Monday, May 21, 2012

It's Monday, what are you reading? (25)

Hosted by The Book Journey
I've decided that since I'm going to be posting these on Sunday nights from now on, I'm only going to be including books finished by Sunday, not by Monday. Otherwise I have to wait for Monday night to post... and I post a review on Monday too, and it just ends up with cluttered and I prefer it this way, so that's it.

Last week I finished reading: 
Insurgent by Veronica Roth
Technically finished this last Monday, but I posted before I had so it makes it into this week's post instead (And from now on my posts will be books read Monday-Sunday anyway). Absolutely loved it though, and can't wait for book 3.

The Year of the Beasts by Cecil Castellucci and Nate Powell
This was a strange book in which the chapters alternate between text and graphic novel, but when everything finally comes together I found it to be a really powerful and wonderfully told story.

Blue Nights by Joan Didion
For a book reflecting on a woman's aging and her daughter's death, this was surprisingly less depressing than Didion's last book, her memoir on her husband's death The Year of Magical Thinking, but it's not less beautifully written.

Free Four: Tobias Tells the Story by Veronica Roth
A quick story that retells a Divergent scene from Four's perspective. An intense and easy read, I really enjoyed it. It'll be neat if Roth ever writes another one, it's so interesting to see the other side of the story.

The New Guy and The Invitation by Kelley Armstrong

Two bonus short stories from The Gathering that are a nice compliment to the novel and also available online for free. The New Guy shares the scene where Maya first meets Rafe and is a great look into her first impression, and The Invitation is told from Rafe's perspective when he goes to Maya's birthday party and it was interesting to see what was going through his mind and the complex dilemma he faced when it came to her. They both have spoilers for The Gathering but if you've already read the novel I definitely recommend reading these two (you can find them on Armstrong's website).

This Is Not A Test by Courtney Summers
Even though this book has zombies in it, it's really a human story, and it's one the Summers' imbues with her own brand of sharp and powerful emotion. I really enjoyed it.

Peeps by Scott Westerfeld

One of those books I started reading and then abandoned when the thesis stress got really bad, I finally had a chance to finish the audiobook this weekend. While I enjoyed it, it was really different than the two other series (Midnighters and Uglies) that I've read by Westerfeld and I felt it went a little too heavy on the non-fiction alternating chapters about parasites; they dragged down the story pace. Still, really creative and I definitely liked this unique spin on vampires.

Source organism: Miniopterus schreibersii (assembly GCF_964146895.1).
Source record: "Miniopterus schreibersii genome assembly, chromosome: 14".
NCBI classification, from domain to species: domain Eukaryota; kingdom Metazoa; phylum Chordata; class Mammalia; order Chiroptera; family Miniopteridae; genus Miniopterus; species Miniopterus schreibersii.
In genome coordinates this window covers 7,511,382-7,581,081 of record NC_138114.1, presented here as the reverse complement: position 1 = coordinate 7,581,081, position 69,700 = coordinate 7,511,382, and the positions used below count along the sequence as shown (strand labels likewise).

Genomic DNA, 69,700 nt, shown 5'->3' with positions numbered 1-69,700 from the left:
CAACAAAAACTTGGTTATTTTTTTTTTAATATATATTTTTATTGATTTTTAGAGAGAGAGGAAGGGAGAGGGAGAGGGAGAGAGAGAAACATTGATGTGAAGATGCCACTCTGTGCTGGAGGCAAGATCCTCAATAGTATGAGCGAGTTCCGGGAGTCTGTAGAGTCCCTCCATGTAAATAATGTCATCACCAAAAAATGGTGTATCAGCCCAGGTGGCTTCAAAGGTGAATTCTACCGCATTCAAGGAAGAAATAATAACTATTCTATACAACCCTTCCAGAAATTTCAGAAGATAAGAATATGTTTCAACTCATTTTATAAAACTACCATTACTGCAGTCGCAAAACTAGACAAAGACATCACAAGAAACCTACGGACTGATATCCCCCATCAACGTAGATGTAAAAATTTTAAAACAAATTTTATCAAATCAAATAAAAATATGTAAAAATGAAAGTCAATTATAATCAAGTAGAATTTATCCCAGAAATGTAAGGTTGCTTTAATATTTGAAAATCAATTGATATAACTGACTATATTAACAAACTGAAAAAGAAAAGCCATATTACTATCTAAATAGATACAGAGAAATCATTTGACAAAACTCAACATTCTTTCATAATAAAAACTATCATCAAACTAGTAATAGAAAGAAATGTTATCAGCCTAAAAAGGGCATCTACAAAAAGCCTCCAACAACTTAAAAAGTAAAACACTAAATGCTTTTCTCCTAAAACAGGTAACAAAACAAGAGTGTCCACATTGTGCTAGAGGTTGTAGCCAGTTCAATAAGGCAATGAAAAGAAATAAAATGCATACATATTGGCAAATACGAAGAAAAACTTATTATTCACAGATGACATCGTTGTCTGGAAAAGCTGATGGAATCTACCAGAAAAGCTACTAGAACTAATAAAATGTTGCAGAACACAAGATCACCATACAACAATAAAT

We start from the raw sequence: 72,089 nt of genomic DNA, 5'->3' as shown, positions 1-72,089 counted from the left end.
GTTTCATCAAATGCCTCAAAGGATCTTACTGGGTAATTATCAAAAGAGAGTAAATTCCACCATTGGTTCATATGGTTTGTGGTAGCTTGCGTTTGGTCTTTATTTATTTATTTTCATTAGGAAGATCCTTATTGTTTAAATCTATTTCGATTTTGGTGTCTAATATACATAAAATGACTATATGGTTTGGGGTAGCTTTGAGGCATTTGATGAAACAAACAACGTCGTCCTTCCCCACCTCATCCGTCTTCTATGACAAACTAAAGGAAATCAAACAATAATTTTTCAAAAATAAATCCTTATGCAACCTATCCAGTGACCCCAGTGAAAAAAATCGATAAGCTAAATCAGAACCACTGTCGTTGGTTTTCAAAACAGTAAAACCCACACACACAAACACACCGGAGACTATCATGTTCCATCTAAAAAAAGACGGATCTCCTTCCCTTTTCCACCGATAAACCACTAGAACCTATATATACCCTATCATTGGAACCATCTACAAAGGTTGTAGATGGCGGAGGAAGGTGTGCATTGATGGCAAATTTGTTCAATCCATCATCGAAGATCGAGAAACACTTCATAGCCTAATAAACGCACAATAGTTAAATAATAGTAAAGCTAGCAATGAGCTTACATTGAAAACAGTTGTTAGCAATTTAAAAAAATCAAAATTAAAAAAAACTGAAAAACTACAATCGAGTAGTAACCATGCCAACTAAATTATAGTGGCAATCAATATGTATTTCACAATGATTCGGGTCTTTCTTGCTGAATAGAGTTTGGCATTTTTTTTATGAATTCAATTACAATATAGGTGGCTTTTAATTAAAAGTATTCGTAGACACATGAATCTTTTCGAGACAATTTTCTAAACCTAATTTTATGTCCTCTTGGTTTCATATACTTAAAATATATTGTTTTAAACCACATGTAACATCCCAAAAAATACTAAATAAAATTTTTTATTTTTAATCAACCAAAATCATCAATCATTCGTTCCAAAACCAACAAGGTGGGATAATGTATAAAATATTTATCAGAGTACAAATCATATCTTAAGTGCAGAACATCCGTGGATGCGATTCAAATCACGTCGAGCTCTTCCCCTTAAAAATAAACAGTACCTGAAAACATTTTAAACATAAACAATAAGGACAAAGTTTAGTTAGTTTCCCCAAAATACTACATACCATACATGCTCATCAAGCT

The Chameleon Couch by Yusef Komunyakaa
I haven't read a single collection of poetry so far this year. Clearly I needed to fix that, and I'm glad I picked this beautiful National Book Award finalist collection to jump start myself back into poetry. I'm about to move and don't have any other collections with me, but I'll definitely need to read some more poetry this summer.

I Am Forbidden by Anouk Markovits
Beautifully written but I wasn't really in the mood for most of last week. Then today (Sunday) I sat down and devoured the last 2/3rds in almost one sitting. Emotional, powerful, original. There were a few things I disliked about it, sometimes it moved so quickly I could barely get a sense of the characters, but overall I was very impressed by Markovits words.

What I plan to read this week:
The Last Days by Scott Westerfeld
Time to think about checking some of the 2012 reading challenges off my list, and one of those is to read a Westerfeld series (I read 2 last year!). Obviously Peeps is kinda cheating because it's only two books, but I already owned the first one and was curious about them. This one has different characters though and is more of a companion (though it does take place afterwards), it'll be interesting to see how it compares. 

The Guardians by Sarah Manguso
A tiny non-fiction book about Manguso's friend that died. I loved her writing in The Two Kinds of Decay even if the book itself spent too much time on the science, and I'm excited for this one and hoping for pure feeling.

The Age of Miracles by Karen Thompson Walker
I'm on a book tour for this (my first in a long time) so it'll be nice if I get to read and schedule that early. The book itself, I'm not sure if it's YA or not– I see conflicting info, but all of the info indicates that it will be awesome regardless.

What are you reading this Monday?


  1. I do want to read a little more nonfiction this year. Might have a look at BLUE NIGHTS.

    1. It's a really lovely memoir, I also recommend Didion's previous memoir The Year of Magical Thinking though that one is incredibly depressing and I think you have to be in the right emotional state to read it.

  2. I did not realise you read this fast, wowsa, what a great reading week. I realised I didn't enjoy dystopian so gave up on ScottW. The emotional read looks good.

    1. I did have a good reading week! 3 of these were short stories though that tie-into books, but there's still 7 books up there. I defended my master's on Friday and devoured a few books when I needed a break from stress and a few books afterwards in relief. I can't imagine how much reading I'll get done this summer (I hope!) since I have 3 months off school and work...


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